The mother of an infant who contracted herpes following a bris with direct oral suction last month denied receiving the required consent form from the mohel, whose name the family refused to disclose to the New York City Department of Health, The Jewish Week has learned.
A rule requiring parents to give informed consent before a bris involving direct oral suction, or metzitzah b’peh, went into effect in New York City in January.
According to the city’s health department, the infant “developed vesicular lesions (small, saclike bodies) on the scrotum in the weeks after ritual circumcision” and the Herpes Simplex Virus 1 and “was isolated from lesions.” According to a health department spokesperson, the parents say they never received the requisite consent form from the mohel.
In this case — the second reported in the last three months — the infant developed a fever “seven days after circumcision and vesicular lesions the following day.” The infant had what is known as disseminated herpes infection, meaning it has spread throughout the body, but survived.
According to a spokesperson for the health department, no legal action is being taken despite the reported absence of a consent form.
A coalition of Orthodox groups is suing in federal court to have the consent decree, approved unanimously by the city’s Board of Health in September, declared invalid on grounds that it interferes with religious practice. The health department agreed to voluntarily stay the rule while a preliminary injunction was being considered by the federal court. The federal court denied the motion for a preliminary injunction and the matter is now on appeal. The rule however, remains in effect.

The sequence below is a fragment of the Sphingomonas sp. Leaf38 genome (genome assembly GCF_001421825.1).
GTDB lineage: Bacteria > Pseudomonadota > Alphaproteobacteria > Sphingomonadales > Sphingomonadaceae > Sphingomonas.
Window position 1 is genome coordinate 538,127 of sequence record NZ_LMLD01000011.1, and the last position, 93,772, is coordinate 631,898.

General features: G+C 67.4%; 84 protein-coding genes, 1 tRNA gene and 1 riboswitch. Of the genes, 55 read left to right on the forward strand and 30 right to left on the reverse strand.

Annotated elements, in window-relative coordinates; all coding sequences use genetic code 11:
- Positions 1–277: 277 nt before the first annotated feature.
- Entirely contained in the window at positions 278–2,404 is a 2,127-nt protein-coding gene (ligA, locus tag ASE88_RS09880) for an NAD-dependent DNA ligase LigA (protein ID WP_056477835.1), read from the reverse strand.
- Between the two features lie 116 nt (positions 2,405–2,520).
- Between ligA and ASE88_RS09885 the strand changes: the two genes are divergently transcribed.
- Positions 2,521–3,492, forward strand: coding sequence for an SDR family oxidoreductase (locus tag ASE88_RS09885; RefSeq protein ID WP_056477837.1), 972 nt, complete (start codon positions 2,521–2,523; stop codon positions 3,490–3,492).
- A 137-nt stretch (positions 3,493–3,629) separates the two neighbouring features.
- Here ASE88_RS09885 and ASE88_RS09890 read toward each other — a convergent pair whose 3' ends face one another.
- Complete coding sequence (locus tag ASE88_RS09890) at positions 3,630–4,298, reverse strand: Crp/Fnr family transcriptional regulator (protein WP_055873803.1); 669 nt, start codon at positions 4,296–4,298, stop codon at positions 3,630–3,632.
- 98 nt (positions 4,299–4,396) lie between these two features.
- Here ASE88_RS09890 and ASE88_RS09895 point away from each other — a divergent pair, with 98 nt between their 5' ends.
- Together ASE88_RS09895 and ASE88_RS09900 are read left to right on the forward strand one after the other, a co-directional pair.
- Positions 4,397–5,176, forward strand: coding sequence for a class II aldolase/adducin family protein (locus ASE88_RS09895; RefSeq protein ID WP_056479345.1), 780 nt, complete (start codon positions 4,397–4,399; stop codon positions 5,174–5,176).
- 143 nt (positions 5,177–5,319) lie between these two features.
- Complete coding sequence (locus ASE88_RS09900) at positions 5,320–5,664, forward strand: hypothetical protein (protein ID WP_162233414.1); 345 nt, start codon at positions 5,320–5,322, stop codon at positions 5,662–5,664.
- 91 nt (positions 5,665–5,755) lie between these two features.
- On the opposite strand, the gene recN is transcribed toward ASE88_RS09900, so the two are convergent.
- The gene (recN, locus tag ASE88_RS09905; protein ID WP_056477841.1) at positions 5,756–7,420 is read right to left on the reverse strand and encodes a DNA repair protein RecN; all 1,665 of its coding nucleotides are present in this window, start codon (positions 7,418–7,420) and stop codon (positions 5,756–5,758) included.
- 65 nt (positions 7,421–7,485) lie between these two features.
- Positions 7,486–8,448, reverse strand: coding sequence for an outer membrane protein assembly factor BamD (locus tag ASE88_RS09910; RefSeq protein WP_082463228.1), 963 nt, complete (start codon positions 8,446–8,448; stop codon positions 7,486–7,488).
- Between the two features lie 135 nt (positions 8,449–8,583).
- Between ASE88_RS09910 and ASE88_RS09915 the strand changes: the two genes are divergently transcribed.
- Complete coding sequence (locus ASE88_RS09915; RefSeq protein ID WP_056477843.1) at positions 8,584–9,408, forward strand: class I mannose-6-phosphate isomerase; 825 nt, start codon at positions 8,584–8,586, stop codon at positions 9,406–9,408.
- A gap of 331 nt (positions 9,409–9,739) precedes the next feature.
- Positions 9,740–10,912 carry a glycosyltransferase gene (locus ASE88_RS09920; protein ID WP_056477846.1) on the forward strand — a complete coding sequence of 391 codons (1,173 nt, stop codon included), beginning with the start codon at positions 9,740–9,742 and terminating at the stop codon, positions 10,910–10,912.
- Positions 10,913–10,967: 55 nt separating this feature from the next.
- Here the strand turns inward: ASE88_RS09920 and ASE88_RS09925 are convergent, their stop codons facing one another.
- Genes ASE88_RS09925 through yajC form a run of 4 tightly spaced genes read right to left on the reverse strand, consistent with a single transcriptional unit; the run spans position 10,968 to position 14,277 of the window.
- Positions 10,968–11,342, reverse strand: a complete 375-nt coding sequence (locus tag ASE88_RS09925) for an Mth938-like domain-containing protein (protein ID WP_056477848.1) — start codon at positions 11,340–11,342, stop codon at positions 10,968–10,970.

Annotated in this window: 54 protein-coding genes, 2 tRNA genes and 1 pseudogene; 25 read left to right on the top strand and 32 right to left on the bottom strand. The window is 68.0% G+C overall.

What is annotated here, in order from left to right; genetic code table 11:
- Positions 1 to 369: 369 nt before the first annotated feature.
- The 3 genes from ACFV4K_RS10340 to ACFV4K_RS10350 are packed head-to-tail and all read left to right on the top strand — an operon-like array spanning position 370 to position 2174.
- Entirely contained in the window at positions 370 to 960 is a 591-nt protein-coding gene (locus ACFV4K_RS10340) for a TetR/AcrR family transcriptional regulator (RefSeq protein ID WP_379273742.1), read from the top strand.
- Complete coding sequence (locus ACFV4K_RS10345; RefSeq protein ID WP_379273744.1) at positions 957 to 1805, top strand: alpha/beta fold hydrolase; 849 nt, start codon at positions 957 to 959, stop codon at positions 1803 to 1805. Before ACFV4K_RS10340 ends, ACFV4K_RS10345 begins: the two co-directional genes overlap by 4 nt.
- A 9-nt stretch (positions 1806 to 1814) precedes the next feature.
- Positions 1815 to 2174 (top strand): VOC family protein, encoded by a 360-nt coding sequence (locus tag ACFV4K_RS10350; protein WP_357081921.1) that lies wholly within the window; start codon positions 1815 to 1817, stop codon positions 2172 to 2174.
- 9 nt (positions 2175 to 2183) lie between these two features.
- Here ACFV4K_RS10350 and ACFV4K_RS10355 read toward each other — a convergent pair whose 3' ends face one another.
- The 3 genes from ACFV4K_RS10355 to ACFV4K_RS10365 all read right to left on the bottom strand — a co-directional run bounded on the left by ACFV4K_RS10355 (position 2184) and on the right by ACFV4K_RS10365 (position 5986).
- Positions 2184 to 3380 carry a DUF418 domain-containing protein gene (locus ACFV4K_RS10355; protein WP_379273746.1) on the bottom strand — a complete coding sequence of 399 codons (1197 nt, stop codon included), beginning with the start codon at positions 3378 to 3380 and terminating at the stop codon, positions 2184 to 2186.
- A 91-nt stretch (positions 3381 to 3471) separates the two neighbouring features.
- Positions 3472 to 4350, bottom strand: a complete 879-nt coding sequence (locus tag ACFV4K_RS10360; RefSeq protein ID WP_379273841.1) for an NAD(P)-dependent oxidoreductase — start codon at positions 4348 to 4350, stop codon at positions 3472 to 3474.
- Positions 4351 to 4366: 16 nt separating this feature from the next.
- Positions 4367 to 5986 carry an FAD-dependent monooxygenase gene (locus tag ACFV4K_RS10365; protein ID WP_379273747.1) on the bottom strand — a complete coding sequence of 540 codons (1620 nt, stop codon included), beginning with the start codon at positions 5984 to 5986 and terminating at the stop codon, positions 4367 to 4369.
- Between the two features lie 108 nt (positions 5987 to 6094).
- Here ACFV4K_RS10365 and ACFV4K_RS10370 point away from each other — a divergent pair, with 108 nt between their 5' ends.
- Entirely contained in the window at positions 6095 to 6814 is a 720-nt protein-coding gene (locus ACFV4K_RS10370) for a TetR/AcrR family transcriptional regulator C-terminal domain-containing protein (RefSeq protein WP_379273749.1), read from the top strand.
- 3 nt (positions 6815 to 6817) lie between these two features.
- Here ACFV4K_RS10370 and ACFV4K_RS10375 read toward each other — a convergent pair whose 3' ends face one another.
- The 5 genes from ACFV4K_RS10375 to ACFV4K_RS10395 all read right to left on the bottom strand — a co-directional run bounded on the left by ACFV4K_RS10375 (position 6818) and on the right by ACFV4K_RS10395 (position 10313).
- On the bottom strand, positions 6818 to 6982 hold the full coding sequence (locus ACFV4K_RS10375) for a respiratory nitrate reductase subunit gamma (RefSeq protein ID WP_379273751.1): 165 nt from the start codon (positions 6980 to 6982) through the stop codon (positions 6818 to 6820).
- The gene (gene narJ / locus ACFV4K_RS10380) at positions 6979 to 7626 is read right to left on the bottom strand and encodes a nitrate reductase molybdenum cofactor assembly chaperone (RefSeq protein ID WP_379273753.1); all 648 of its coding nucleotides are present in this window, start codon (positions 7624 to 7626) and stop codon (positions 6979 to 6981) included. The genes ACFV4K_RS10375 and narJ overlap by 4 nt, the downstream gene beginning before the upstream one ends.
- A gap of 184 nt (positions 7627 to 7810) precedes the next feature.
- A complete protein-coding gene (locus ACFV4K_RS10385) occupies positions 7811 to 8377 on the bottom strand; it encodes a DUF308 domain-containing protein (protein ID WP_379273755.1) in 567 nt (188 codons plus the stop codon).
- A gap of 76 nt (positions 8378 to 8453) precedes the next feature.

- Health Department: Child Infected From Bris That Defied Consent Rule
- Mohel At Center Of Bris Controversy Tested Positive For Herpes, Documents Show
- NYC Board Of Health Repeals Regulations On Circumcision Rite
- Exclusive: Banned Mohel Still Apparently Performing ‘Metzitzah’
- Pols Add Weight To Orthodox Opposition On Metzitzah
ADD YOUR COMMENT
The Jewish Week feels comments create a valuable conversation and wants to feature your thoughts on our website. To make everyone feel welcome, we won't publish comments that are profane, irrelevant, promotional or make personal attacks.